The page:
Apurva Asrani quits IFFI 2017 jury: S Durga, Nude were cleared by CBFC, so what's the issue?
To say that the 2017 edition of the International Film Festival of India’s (IFFI) has gotten off to a rocky start would be an understatement.
If the decision of the Indian Panorama jury chief, Sujoy Ghosh, to quit ostensibly as a mark of protest to the manner in which the Information & Broadcasting Ministry dropped two films from the line up was bad enough, the news of another jury member, Apurva Asrani stepping down is bound to add to the woes.
The jury selected the two films in question - Sanal Kumar Sasidharan’s S Durga and Ravi Jadhav’s Nude – as a part of 26 feature and 16 non-feature films for the Indian Panorama but they were mysterious dropped from the Ministry’s final list. To make matters worse for the organisers, Sasidharan has petitioned the Kerala High Court to urge the ministry to undo the “arbitrary, illegal and unjust” action and include his film in the festival, which opens November 20.
Perhaps this is the first instance where a jury head has quit IFFI just days before the festival that for all intent is seen as the country’s premier film festival.
Reacting to Ghosh’s decision, the veteran filmmaker said that “jury or its chairman will have to resign” if the organisers disagree with the constituted jury’s choice.
While Ghosh confirmed his decision to quit he never cited any specific reason but Asrani, who followed suit, said that he stood with the chairman of the jury. He said that his ‘conscience’ wouldn’t allow him to participate in the festivities in Goa and also added that there might be some developments.
These events appear to be in stark contrast with the manner in which the I&B Ministry has been functioning since Smriti Z. Irani took over the reins. Following her appointment earlier in July this year, Irani, in the manner of speaking, set out to correct some glaring wrongs committed by the ministry in the past.
Her decision to it appoint Anupam Kher as the Film and Television Institute of India (FTII) head or Prasoon Joshi as the chairman of the Central Board of Film Certification (CBFC) were seen as steps in the right direction. This year’s IFFI was to be the first major event under Irani and had garnered great support from within the industry. But the mysterious, and even the unprecedented manner in which two critically acclaimed films were dropped at the eleventh hour goes against the very spirit the minister seemed to instill within the system.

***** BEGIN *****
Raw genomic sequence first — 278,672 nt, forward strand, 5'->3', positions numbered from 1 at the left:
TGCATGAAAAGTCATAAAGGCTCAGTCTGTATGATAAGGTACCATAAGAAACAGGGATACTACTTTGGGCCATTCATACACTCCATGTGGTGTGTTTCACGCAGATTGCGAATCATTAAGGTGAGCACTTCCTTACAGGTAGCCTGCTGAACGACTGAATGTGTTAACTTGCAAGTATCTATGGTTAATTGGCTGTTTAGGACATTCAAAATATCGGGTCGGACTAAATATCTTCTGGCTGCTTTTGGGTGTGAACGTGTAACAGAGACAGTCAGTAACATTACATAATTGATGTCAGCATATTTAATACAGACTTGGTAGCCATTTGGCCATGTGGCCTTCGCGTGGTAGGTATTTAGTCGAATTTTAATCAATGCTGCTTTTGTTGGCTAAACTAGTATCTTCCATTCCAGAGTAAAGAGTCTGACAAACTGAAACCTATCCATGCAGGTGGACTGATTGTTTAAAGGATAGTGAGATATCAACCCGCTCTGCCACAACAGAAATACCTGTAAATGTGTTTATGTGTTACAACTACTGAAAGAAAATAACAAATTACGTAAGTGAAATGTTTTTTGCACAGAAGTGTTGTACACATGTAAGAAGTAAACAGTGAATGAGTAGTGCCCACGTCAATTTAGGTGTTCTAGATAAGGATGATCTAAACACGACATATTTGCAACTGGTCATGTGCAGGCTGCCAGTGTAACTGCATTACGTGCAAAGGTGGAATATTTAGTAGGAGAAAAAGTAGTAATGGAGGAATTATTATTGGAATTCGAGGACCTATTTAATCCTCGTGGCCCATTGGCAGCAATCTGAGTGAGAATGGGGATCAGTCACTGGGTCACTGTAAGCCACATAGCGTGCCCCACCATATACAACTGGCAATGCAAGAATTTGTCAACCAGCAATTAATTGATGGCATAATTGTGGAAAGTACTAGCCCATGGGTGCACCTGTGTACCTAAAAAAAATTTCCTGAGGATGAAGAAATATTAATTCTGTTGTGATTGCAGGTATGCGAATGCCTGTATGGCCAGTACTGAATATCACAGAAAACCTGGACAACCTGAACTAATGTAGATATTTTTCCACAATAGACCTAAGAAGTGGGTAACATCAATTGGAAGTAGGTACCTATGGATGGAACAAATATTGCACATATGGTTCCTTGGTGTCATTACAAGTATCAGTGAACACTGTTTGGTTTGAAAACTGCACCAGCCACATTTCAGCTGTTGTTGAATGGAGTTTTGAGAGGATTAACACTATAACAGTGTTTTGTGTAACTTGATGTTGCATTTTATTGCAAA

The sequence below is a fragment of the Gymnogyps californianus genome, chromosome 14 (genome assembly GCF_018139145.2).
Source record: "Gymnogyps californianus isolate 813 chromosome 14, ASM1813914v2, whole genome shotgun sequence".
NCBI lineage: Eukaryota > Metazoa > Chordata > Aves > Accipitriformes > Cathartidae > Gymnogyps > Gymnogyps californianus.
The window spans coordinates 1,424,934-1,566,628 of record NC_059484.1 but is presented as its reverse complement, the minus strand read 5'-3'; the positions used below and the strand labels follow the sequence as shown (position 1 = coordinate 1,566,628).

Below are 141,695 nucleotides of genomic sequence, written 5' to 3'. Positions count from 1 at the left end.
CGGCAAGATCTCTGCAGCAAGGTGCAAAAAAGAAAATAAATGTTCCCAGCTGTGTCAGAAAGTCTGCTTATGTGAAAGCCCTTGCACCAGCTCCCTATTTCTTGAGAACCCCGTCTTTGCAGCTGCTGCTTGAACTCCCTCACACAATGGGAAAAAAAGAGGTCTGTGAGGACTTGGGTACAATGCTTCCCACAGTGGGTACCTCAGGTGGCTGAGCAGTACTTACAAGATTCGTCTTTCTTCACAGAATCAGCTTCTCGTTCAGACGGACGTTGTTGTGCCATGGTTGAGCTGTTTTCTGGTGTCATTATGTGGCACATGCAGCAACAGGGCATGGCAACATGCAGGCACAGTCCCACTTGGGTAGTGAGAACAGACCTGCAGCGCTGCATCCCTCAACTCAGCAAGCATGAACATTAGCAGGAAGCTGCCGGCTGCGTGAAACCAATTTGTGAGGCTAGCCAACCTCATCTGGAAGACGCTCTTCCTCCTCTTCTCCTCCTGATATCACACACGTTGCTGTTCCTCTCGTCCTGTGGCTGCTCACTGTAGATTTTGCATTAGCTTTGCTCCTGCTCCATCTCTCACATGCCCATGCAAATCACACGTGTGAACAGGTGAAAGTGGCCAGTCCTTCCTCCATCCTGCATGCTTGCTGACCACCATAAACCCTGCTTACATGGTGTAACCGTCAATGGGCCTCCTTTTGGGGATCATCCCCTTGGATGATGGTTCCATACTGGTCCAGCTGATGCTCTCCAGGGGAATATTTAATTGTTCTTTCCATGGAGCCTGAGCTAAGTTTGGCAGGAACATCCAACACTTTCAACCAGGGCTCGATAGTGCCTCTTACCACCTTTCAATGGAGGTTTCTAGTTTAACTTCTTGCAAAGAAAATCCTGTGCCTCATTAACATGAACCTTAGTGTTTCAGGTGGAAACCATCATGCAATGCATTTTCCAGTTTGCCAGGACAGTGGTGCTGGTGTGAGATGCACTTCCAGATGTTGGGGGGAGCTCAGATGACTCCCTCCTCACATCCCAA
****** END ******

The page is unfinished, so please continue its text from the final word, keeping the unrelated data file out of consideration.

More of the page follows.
One of the films, S Durga was in fact, even chosen to be the opening film but in a statement to a newspaper jury member Rahul Rawail said that he was asked by an NFDC representative to suggest a replacement to open the festival in place of S Durga and he said Pihu, which is now the opening film. Both S Durga and Nude have been critically acclaimed and the decision to unceremoniously drop them from IFFI has been criticised by many.
Standing by Jadhav’s Nude that explores the trials of a woman working as a nude model for artists to earn her livelihood, Renuka Shahane strongly condemned the shocking development and questioned if films and filmmakers were expected to endure “this kind of suffocation.”
Even S Durga was earlier denied screening permission at the 19th Mumbai Film Festival but following CBFC’s suggestion of a title change, it was initially called ‘Sexy Durga’ the film was screened without any cuts. The film is about Durga, a north Indian migrant, who is on the run with a Keralite youth named Kabeer and ‘encounters a cross section of the society’ through the course of a single night.
The film’s narrative is intercut with a ritual art form 'Garudan Thookkam’, where according to legend goddess Kali remained insatiable even after slaying Darika and Lord Vishnu sent Garuda to Kali to quench her thirst. The film holds the distinction of being the only Indian film to win the Hivos Tiger Award in the International Film Festival Rotterdam 2017 and has also won the Best International Feature Film award in the Guanajuato International Film Festival, Mexico.
Could there be foul play at work here? Or could this be a case of the classic ‘babu’ mischief where many things get lost in transit? After all, both the films were duly cleared by the CBFC and have also had public screenings in India.
Needless to say, this “bureaucratic shilly-shallying” — a term Satyajit Ray used to describe the government’s process of dealing with films when it came to film festivals — needs to be laid to rest. It behooves I&B Ministry to not only set things right but also take corrective measures to get IFFI out of an unneeded quagmire.